Reuters - Business Video Online (July 24, 2014) — The eastern region of the Democratic Republic of Congo, mainly known for conflict and instability, is an unlikely place for the production of fine cheese. But a farm in the village of Masisi, in North Kivu is slowly transforming perceptions of the area. Known simply as Goma cheese, the Congolese version of Dutch gouda has gained popularity through out the region. Ciara Sutton reports. Video provided by Reuters
Powered by NewsLook.com
Tyrannosaur Pack-Hunting Theory Aided By New Footprints

Tyrannosaur Pack-Hunting Theory Aided By New Footprints

Newsy (July 24, 2014) — A new study claims a set of prehistoric T-Rex footprints supports the theory that the giant predators hunted in packs instead of alone. Video provided by Newsy
Powered by NewsLook.com

Search ScienceDaily

Number of stories in archives: 140,361

Find with keyword(s):
 
Enter a keyword or phrase to search ScienceDaily for related topics and research stories.

Save/Print:
Share:  

Breaking News:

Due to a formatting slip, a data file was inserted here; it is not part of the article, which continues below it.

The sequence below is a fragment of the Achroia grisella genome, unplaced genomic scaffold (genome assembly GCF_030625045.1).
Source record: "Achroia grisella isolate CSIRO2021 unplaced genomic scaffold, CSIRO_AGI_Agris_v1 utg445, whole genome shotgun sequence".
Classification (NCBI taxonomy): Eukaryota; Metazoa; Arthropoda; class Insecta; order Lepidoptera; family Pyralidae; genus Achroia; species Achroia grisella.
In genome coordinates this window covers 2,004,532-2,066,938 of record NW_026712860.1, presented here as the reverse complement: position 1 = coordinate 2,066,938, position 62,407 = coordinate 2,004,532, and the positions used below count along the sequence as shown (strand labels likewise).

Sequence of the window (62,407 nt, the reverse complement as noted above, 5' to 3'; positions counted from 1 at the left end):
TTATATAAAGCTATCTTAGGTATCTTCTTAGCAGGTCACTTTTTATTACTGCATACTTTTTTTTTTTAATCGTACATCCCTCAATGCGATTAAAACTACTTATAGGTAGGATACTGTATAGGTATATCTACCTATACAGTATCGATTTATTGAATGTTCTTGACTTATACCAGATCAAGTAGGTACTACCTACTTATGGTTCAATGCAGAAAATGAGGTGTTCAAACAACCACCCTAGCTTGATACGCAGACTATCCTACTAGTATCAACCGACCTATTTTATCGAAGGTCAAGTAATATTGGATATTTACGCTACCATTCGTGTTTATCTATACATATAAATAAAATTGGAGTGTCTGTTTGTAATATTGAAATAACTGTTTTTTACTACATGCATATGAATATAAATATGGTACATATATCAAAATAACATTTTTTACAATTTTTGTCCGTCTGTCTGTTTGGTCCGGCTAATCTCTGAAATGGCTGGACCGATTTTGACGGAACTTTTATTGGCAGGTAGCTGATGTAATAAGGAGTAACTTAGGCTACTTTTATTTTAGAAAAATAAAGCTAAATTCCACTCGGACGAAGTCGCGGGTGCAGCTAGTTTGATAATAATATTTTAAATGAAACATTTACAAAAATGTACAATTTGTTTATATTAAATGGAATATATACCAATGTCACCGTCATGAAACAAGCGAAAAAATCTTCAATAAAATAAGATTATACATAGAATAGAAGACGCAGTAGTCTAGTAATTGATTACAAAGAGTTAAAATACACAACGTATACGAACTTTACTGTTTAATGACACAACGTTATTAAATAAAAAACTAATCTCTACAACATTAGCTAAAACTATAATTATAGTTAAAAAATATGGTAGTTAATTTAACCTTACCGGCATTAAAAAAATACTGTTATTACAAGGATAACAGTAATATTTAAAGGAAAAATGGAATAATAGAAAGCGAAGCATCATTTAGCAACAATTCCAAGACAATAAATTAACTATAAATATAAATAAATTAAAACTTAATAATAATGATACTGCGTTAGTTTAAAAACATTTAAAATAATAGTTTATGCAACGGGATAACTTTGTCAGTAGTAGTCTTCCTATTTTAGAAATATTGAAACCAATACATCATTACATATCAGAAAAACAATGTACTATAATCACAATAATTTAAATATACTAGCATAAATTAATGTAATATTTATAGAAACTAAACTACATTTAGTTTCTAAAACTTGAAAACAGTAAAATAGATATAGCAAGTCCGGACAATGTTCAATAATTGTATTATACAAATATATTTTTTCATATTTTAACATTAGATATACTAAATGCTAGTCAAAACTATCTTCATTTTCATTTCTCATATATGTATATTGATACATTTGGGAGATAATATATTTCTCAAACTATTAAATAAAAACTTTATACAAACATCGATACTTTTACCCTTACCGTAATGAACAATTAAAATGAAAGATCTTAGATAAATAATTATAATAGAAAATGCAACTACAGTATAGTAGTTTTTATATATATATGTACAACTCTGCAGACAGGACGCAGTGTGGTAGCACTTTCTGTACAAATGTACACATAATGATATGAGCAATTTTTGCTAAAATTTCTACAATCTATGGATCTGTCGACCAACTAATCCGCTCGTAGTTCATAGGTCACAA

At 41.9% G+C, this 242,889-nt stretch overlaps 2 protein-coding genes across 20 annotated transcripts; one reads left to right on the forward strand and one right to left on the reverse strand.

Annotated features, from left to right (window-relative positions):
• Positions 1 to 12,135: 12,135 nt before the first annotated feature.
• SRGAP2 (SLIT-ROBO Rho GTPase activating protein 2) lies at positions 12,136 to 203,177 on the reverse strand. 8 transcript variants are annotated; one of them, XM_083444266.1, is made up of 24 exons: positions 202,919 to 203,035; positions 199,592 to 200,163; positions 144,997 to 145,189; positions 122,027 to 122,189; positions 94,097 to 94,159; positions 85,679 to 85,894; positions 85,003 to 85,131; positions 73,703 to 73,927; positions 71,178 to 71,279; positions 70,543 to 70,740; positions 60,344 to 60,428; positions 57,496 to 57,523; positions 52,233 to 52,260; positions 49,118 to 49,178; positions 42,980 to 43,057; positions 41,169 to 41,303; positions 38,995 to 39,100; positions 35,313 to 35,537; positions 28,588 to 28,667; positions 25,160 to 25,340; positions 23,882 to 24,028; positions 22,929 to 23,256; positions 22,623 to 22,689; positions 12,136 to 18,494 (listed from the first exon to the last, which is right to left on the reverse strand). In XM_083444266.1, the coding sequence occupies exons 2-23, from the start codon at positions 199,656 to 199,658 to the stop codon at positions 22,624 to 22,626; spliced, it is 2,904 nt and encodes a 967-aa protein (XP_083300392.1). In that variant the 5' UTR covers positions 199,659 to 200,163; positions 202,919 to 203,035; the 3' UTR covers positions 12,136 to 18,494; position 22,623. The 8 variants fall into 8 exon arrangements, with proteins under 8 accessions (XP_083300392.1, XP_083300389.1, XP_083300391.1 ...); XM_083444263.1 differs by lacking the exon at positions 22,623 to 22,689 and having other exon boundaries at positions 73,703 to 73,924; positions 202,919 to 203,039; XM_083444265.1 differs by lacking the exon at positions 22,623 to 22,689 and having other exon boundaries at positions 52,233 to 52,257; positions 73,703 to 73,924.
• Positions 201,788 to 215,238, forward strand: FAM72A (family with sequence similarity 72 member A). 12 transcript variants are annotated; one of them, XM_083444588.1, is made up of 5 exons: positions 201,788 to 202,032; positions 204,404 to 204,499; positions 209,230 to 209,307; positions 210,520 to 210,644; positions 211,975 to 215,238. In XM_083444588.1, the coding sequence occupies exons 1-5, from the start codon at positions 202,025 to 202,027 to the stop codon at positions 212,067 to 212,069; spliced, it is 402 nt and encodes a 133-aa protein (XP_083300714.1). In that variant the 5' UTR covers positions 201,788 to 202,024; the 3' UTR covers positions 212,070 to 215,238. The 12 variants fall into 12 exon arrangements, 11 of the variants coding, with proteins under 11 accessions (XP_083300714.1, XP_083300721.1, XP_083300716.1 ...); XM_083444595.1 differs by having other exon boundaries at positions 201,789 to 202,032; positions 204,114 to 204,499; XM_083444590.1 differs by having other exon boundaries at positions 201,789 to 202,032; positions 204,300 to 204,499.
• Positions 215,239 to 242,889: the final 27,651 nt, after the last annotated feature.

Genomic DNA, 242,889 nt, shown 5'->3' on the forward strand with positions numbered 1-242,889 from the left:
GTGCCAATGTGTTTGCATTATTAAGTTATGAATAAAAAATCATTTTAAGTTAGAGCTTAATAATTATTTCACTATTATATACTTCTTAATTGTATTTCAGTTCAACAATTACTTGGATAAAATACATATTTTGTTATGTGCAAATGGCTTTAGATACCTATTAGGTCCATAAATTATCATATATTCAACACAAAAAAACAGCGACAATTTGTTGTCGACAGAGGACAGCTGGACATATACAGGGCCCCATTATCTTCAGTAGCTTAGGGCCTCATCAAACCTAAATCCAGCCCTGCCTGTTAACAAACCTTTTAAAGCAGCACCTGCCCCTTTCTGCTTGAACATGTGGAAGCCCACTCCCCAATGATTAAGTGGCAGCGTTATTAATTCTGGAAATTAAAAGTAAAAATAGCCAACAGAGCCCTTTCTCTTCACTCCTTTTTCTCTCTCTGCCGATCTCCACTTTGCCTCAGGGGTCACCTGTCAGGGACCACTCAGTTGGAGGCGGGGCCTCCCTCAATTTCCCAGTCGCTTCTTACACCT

from the past week

In Other News

... from NewsDaily.com

Science News

Health News

Environment News

Technology News



Save/Print:
Share:  

Free Subscriptions


Get the latest science news with ScienceDaily's free email newsletters, updated daily and weekly. Or view hourly updated newsfeeds in your RSS reader:

Get Social & Mobile


Keep up to date with the latest news from ScienceDaily via social networks and mobile apps:

Have Feedback?


Tell us what you think of ScienceDaily -- we welcome both positive and negative comments. Have any problems using the site? Questions?
Mobile iPhone Android Web
Follow Facebook Twitter Google+
Subscribe RSS Feeds Email Newsletters
Latest Headlines Health & Medicine Mind & Brain Space & Time Matter & Energy Computers & Math Plants & Animals Earth & Climate Fossils & Ruins